Pages for iPhone and iPad is a great way to do word processing on the go, but iCloud may not keep your documents as seamlessly synced as you expected.
Apple’s Pages is the word processing component of their iWork productivity suite of software, and a companion app to Numbers for spreadsheets and Keynote for presentations. Universal apps that work on iPhone and iPad, all three have proven to be popular choices for document management on the go and have just recently been updated to support iOS 5.1 and the new iPad‘s Retina display.
If you’re a new iPad or iPhone owner and need a way to create and edit documents on the go, Pages is Apple’s iCloud integrated solution.
The documents screen of Pages displays your documents as a grid. You can create folders that contain multiple documents, similar to how you create folders of apps on your home screen. From here you can also delete, rearrange, and duplicate documents, add documents from iTunes, iDisk, or WebDAV, and create new document.
Pages comes with 16 different templates to help you get started with your project.
- Modern Photo, Classic, Formal, and Personal Photo letters
- Modern Photo and Classic Resume
- Project Proposal and Visual Report
- Poster and Flyer
- Term Paper and Syllabus
- Party Invite and Thank You Card
All of them are fully customizable so that you can make them your own.
When creating a document, you'll find a bar with formatting options you use most often: font type and size, bold, italics, underline, justification, and tabs. You can also easily adjust your margins and paragraph indent by dragging the arrows on the ruler at the top of the screen.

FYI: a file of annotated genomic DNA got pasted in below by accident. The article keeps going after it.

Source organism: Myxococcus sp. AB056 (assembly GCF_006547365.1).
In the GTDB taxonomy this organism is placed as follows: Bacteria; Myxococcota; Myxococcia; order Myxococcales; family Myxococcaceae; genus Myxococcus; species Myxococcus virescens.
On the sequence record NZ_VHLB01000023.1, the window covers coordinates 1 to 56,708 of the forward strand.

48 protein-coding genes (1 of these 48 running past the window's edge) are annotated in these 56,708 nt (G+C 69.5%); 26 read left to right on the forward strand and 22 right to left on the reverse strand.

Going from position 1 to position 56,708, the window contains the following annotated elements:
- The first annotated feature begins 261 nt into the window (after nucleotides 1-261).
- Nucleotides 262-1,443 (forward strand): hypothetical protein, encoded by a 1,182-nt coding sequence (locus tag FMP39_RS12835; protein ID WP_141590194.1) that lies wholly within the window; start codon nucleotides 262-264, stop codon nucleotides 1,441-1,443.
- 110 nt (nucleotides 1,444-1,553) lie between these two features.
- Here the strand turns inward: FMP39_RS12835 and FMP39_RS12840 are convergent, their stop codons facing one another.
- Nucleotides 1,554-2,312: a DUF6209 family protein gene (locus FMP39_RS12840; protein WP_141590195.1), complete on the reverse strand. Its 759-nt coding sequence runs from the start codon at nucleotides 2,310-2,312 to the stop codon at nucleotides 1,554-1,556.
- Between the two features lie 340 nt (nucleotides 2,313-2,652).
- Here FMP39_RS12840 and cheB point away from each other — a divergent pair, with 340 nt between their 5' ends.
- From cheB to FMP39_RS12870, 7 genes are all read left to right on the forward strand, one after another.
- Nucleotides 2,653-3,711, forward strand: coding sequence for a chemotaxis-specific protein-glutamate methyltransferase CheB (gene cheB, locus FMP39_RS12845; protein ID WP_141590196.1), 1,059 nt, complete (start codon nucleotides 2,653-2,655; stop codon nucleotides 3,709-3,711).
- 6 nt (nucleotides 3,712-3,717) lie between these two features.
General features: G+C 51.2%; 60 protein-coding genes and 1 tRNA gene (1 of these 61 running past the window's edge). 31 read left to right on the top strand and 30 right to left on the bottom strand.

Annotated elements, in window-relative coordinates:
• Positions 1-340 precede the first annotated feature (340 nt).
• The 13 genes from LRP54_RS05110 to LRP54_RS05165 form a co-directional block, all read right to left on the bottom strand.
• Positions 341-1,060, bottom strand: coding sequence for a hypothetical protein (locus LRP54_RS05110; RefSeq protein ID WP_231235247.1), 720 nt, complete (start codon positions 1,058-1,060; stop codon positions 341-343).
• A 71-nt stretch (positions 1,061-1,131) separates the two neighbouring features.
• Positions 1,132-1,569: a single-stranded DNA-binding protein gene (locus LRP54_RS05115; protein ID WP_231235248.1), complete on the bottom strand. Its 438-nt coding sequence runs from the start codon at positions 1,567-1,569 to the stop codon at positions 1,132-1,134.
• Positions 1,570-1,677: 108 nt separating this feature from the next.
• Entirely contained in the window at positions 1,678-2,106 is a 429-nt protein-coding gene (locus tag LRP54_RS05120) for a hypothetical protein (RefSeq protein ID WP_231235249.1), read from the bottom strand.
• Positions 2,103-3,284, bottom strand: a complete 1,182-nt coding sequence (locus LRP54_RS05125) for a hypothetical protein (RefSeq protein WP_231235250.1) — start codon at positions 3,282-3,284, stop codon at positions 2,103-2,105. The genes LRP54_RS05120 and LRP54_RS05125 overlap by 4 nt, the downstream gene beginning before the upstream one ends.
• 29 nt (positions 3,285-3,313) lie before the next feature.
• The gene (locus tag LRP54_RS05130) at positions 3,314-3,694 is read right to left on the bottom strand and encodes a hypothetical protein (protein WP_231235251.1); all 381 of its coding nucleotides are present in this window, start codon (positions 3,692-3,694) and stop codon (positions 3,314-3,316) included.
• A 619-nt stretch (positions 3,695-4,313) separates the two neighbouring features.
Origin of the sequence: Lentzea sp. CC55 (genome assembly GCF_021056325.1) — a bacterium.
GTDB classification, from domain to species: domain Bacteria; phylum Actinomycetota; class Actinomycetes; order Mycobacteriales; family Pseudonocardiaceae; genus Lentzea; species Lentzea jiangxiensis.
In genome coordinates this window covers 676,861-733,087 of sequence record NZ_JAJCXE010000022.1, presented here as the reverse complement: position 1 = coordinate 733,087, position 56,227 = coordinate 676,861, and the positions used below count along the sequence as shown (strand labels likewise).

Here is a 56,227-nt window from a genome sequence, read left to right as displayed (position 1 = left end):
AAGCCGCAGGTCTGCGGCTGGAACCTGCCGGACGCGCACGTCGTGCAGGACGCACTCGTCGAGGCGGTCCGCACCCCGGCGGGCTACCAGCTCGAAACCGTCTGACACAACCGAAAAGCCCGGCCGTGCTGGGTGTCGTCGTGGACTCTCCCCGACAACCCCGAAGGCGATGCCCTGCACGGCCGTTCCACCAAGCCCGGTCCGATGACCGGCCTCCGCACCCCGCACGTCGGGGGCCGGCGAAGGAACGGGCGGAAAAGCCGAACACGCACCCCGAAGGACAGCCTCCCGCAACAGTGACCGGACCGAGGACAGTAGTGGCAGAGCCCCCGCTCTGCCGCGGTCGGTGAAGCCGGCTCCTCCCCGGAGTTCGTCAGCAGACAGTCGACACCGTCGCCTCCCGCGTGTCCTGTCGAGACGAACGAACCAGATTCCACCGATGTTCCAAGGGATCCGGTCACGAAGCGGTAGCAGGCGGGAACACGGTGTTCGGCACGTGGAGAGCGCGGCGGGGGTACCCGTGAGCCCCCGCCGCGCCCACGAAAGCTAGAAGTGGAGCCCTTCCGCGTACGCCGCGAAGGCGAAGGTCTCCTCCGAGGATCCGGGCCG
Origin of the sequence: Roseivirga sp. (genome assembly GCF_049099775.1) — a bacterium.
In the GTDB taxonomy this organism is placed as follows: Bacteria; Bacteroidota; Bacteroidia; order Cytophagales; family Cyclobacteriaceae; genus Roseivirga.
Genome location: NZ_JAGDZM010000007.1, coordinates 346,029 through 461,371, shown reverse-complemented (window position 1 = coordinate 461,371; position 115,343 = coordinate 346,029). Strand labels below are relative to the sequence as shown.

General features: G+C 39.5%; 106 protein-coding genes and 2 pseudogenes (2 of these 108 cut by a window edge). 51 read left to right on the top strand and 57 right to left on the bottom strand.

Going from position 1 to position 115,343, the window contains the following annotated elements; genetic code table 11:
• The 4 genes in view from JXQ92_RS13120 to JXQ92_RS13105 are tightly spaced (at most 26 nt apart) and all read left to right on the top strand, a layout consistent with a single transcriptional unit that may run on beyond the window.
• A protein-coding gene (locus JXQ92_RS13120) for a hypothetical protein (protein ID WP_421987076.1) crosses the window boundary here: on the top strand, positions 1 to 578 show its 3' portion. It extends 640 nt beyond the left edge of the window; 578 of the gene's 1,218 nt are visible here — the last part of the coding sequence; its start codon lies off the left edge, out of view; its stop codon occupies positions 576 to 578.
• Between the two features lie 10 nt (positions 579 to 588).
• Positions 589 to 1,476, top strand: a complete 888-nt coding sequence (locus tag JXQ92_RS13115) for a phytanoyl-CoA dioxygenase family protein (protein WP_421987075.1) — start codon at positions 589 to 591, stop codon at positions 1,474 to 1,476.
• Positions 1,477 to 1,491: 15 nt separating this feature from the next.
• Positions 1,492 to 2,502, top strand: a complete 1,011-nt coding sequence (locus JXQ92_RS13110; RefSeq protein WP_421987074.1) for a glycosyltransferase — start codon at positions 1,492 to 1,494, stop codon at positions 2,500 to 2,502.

Tapping the paintbrush icon will give you more formatting options like paragraph and list styles, font color, columns, and line spacing.
Inserting media, tables, charts, and shapes
To insert media, tables, charts, and shapes into your document, just tap the + sign and choose what you'd like to insert. From the media tab, you can select photos from your Camera Roll, Photo Stream, or albums. The Tables tab has 24 different table designs to choose from. In the Charts tab, you'll find 9 different 2D and 8 different 3D charts, each in 6 different colors, and in the Shapes tab, you'll find 15 different shapes available in 6 different colors.
When inserting your media, you can scale it and move it around your document. If you drag it to an edge, the text will wrap around it, and if you put it in the middle somewhere, the text will separate above and below it.
Tables can be easily editable by just tapping on them. You can type information into each cell (even copy/paste from a spreadsheet app like Numbers) and adjust how many rows and columns your table is made up of.
Charts are treated the same way, except that you can rotate 3D ones around a little bit. Since charts require a set of data to have any sort of value, Pages allows you to edit the chart data (similar to a table) and select if you want to plot the rows or columns as a series.
Shapes are actually pretty fun to add to a Pages document because they are also adjustable. For example, if you select a star, you can add more points to it and adjust how skinny the points are.